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Posts tagged with: archaeology

Agisoft PhotoScan

blog header, with images from Agisoft Photoscan

Agisoft PhotoScan (commonly known as PhotoScan) is a professional tool for a photogrammetry pipeline. It performs photogrammetric processing of digital images and generates 3D spatial data. Agisoft Photoscan is the dominant photogrammetric software on the market, being used by a range of professions, from archaeology, cartographers to creators of virtual worlds and game developers. Unlike Visual SfM, it contains a complete program to numerous specific tasks and different types of data, and, as a novice to photogrammetric software, was easily managed, with an efficient workflow system.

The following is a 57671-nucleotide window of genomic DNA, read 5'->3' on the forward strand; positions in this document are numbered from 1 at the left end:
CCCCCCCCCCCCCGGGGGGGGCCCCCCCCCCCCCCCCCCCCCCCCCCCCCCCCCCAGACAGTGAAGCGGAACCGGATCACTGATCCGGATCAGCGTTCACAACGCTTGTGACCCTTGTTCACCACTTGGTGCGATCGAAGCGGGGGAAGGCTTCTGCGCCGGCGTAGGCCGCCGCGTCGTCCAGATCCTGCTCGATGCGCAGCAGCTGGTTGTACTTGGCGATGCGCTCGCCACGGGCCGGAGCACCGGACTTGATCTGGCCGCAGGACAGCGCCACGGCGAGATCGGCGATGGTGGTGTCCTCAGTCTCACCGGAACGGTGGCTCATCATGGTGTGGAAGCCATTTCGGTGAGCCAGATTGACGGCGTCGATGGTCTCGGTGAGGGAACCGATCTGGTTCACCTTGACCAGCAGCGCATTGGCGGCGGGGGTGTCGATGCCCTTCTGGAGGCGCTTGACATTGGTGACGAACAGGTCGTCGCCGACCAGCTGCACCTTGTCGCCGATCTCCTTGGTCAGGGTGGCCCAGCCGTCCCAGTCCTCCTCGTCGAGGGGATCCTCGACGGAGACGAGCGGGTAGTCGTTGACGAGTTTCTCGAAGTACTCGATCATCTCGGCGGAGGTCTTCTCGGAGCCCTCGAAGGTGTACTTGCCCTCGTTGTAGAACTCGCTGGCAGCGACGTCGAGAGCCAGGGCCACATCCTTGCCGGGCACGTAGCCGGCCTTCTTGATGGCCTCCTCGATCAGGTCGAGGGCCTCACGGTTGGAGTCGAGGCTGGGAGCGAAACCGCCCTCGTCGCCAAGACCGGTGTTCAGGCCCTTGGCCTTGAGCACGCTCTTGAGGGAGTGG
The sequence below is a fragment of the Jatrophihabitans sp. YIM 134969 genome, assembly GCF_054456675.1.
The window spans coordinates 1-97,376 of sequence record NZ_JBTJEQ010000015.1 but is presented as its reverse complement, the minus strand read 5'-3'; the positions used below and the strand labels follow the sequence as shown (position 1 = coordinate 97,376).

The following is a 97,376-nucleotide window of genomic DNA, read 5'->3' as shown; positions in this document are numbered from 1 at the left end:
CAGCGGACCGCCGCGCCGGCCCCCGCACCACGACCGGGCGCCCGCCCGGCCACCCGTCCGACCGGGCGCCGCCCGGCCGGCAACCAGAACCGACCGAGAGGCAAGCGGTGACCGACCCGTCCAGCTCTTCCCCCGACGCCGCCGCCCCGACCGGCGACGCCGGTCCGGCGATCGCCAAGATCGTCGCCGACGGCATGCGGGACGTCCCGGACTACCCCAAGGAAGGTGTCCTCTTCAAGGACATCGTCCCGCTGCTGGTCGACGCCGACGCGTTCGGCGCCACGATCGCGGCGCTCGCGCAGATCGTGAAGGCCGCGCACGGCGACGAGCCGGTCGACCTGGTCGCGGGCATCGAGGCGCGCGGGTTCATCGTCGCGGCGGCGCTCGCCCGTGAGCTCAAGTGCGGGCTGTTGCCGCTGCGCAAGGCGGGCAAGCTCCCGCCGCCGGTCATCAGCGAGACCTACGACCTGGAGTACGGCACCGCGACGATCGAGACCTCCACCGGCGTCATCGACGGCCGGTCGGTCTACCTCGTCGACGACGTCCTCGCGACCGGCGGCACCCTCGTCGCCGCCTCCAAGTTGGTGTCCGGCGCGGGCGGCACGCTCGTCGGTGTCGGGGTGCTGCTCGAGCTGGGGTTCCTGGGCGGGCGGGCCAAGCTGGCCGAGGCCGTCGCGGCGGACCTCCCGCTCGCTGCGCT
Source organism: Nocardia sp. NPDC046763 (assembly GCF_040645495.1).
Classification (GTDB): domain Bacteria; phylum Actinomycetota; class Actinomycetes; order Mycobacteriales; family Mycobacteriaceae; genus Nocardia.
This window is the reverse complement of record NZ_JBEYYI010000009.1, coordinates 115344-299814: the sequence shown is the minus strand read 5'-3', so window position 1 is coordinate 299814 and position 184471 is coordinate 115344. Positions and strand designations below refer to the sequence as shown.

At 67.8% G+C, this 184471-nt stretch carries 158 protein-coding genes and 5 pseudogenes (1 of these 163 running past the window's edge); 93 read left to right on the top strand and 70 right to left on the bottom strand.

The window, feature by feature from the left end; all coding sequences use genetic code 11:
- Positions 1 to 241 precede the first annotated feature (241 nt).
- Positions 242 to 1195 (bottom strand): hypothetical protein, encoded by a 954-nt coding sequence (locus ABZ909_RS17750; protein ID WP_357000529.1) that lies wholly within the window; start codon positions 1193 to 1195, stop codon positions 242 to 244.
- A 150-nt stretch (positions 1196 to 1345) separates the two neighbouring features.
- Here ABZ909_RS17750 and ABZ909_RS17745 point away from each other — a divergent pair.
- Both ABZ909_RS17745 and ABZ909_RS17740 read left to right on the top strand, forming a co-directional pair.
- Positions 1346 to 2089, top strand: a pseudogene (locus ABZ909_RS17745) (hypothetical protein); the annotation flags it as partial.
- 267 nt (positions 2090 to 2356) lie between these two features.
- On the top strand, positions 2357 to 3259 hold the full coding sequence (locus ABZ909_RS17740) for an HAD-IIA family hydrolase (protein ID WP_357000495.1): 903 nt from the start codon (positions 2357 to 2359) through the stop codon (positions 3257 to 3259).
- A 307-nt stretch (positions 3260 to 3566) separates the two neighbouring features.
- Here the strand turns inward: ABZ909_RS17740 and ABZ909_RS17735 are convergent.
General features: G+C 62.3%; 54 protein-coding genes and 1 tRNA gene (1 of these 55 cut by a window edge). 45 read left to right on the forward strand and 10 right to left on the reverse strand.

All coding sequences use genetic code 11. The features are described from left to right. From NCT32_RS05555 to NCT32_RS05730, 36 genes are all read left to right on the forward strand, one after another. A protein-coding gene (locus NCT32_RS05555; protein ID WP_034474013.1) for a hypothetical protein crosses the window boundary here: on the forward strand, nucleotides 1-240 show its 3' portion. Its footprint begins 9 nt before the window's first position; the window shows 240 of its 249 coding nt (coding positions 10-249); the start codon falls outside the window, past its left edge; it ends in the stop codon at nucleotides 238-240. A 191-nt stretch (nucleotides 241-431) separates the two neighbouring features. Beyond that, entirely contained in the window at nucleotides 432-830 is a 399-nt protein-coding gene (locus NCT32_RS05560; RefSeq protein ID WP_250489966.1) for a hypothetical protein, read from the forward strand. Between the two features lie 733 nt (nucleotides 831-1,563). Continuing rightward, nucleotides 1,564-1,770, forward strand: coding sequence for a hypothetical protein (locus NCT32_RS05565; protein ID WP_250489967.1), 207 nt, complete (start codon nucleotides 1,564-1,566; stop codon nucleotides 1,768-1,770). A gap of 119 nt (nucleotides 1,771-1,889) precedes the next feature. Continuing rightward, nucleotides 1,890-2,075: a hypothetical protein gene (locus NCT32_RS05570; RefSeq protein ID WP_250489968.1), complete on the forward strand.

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Community Mapping

blog header with text mapping

A community map is a map produced collaboratively by residents of a particular locale, often featuring local knowledge and resource, it opens up cartography to the amateurs, and asks participants to share experience values and visions about particular places [Parker 2006].

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Photogrammetry Timeline

blog header history of photogrammetry

As part of my research into digital tools and community participation, I have been looking at photogrammetry. In particular because I will be using it as part of the Ogham in 3D project. I realised how little I knew about the history of photogrammetry, and wanted to delve in deeper. As a visual learner, I find just reading articles and papers, still don’t quite connect the dots for me, and constantly find myself muddled with dates and names. So, I decided to create a visual (brief) timeline of the history of photogrammetry, to get a better idea of its origins, its uses, and significance today.

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